Obama tries to dampen Medicare fears

President Obama on Monday kicked off what the White House promised would be an intense week of lobbying for healthcare reform with an emotional speech in Strongsville, Ohio, accusing opponents of trying to "hoodwink" seniors and offering a vigorous defense of the proposal's impacts on Medicare.

The president's remarks on Medicare reflected the White House concern over the strong opposition of senior citizens to his proposed overhaul, as seen in many public opinion polls.

"The opponents of reform have tried a lot of different arguments to stop these changes. But maybe the most insidious is the idea that somehow this would hurt Medicare," Obama said.

He insisted the healthcare proposal would be good for older Americans and for the Medicare system. "Every senior should know: There is no cutting of your guaranteed Medicare benefits. Period. No ifs, ands or buts," the president said. "Anyone who says otherwise is either misinformed or is trying to misinform you. Don't let them hoodwink you. They are trying to hoodwink you."

Obama said he hopes to save money in Medicare. "But that's because these are dollars that should be spent on care for seniors, not the care and feeding of insurance companies through subsidies and sweetheart deals," he said.

The president's remarks came as the legislation entered what could be the decisive week in the debate. The White House has set a goal of moving the bill through Congress this week, but Democrats don't have the votes they need to move the bill in the face of united Republican opposition.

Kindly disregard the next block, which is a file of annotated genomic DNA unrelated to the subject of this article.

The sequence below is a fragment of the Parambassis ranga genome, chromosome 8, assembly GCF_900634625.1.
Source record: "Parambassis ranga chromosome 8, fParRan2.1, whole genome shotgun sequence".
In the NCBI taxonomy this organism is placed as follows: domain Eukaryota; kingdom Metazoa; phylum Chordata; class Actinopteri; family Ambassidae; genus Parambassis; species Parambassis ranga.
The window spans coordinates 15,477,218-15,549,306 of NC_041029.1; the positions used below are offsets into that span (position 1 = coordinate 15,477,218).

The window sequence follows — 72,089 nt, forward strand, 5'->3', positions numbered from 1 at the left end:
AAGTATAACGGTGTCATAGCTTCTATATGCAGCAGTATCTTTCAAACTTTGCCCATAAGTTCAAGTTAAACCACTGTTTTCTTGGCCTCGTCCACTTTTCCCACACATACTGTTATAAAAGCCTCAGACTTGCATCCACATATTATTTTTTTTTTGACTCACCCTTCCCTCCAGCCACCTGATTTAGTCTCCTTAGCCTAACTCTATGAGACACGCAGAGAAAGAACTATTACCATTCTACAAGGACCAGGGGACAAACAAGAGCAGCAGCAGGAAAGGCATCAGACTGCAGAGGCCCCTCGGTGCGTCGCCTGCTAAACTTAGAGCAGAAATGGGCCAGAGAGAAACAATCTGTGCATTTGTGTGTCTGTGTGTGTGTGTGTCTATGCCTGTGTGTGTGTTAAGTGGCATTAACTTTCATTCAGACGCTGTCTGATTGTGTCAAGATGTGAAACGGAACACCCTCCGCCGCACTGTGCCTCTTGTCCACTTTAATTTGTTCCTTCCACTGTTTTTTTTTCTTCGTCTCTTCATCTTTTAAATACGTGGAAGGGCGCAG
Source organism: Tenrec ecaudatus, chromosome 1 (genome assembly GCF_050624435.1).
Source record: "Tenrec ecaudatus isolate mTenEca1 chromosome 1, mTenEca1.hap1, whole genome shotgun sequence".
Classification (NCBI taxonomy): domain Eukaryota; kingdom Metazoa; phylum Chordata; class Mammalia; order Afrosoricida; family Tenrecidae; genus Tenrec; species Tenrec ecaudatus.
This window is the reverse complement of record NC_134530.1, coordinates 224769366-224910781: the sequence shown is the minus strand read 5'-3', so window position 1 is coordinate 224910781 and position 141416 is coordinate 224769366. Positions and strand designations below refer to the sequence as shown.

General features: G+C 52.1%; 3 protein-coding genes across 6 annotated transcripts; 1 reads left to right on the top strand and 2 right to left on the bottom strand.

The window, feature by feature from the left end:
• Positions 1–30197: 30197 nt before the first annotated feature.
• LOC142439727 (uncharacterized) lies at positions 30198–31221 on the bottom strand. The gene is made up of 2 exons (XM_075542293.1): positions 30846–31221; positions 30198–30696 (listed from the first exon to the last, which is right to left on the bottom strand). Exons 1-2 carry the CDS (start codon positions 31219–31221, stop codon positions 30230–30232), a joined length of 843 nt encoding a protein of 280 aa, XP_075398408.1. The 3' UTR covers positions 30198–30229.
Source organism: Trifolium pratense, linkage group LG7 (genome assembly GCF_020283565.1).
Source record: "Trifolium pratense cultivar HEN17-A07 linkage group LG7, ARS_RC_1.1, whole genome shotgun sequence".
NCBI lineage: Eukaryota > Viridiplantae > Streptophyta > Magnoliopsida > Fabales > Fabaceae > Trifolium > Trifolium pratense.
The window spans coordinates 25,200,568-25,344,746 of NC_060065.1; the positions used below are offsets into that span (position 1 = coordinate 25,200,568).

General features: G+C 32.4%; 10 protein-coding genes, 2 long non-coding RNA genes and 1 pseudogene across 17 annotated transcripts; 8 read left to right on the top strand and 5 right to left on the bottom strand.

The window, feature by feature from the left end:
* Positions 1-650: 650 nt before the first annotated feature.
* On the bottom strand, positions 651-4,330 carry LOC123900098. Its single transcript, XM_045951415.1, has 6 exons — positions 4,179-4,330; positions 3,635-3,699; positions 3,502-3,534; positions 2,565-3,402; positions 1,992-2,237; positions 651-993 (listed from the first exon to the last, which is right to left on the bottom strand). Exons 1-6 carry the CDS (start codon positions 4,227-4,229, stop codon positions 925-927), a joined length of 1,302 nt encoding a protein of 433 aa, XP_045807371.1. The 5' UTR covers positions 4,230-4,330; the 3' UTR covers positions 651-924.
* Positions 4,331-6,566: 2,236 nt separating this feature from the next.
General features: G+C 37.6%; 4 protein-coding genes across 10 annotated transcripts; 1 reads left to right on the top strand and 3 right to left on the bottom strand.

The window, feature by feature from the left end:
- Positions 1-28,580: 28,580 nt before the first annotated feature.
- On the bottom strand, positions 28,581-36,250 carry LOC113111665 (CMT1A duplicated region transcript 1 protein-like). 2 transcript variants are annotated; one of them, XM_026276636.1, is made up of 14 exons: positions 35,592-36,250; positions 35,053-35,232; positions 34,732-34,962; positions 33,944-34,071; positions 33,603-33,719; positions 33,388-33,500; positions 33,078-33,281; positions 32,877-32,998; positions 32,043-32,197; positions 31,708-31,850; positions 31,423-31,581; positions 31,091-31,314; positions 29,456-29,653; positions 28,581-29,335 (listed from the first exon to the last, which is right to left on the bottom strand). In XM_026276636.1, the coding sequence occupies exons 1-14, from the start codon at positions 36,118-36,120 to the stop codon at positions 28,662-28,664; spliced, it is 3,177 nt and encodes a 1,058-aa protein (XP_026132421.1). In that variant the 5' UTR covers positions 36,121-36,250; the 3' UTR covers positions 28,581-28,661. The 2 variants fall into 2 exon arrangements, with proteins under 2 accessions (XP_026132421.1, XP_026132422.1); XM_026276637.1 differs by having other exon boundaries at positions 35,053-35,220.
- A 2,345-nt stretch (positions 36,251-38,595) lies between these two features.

Democratic congressional leaders, while not ruling out action this week, are aiming to have the bill wrapped up before lawmaker's leave for the Easter recess this month.

While Obama spoke in Ohio, the House Budget Committee was preparing to mark up the bill and send it to the House Rules Committee, where changes to the Senate bill will be inserted.

Republicans kept up their all-out assault on the bill, on the floor of the Senate and in Capitol news conferences.

House Rules ranking member David Dreier, R-Calif., said it was "very painful and troubling to see the gymnastics to which [Democrats] are going to avoid accountability." He declined to say whether Republicans would push for an amendment cracking down on abortions or to discuss other possible tactics that might be used as part of the GOP's endgame.

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